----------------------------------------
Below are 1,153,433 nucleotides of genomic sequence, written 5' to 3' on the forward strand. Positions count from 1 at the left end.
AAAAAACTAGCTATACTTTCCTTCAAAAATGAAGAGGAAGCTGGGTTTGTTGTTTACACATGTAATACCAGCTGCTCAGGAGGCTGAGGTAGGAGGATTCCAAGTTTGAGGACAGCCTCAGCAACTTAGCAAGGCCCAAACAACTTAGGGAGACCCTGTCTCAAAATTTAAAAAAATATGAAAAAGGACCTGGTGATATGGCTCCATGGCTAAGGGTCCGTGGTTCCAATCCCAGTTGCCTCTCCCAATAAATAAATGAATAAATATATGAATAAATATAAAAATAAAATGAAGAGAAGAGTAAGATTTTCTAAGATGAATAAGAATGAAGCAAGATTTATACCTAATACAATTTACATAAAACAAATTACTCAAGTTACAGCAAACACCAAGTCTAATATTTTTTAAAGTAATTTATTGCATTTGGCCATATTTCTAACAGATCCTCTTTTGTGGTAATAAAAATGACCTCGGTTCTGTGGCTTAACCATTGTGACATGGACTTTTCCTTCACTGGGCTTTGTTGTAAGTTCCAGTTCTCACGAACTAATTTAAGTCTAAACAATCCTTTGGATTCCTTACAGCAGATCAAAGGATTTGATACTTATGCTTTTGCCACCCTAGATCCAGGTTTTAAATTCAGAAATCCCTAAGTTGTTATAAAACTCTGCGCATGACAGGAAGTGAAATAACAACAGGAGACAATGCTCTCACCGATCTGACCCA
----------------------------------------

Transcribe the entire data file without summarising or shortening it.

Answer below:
Below are 1,153,433 nucleotides of genomic sequence, written 5' to 3' on the forward strand. Positions count from 1 at the left end.
AAAAAACTAGCTATACTTTCCTTCAAAAATGAAGAGGAAGCTGGGTTTGTTGTTTACACATGTAATACCAGCTGCTCAGGAGGCTGAGGTAGGAGGATTCCAAGTTTGAGGACAGCCTCAGCAACTTAGCAAGGCCCAAACAACTTAGGGAGACCCTGTCTCAAAATTTAAAAAAATATGAAAAAGGACCTGGTGATATGGCTCCATGGCTAAGGGTCCGTGGTTCCAATCCCAGTTGCCTCTCCCAATAAATAAATGAATAAATATATGAATAAATATAAAAATAAAATGAAGAGAAGAGTAAGATTTTCTAAGATGAATAAGAATGAAGCAAGATTTATACCTAATACAATTTACATAAAACAAATTACTCAAGTTACAGCAAACACCAAGTCTAATATTTTTTAAAGTAATTTATTGCATTTGGCCATATTTCTAACAGATCCTCTTTTGTGGTAATAAAAATGACCTCGGTTCTGTGGCTTAACCATTGTGACATGGACTTTTCCTTCACTGGGCTTTGTTGTAAGTTCCAGTTCTCACGAACTAATTTAAGTCTAAACAATCCTTTGGATTCCTTACAGCAGATCAAAGGATTTGATACTTATGCTTTTGCCACCCTAGATCCAGGTTTTAAATTCAGAAATCCCTAAGTTGTTATAAAACTCTGCGCATGACAGGAAGTGAAATAACAACAGGAGACAATGCTCTCACCGATCTGACCCA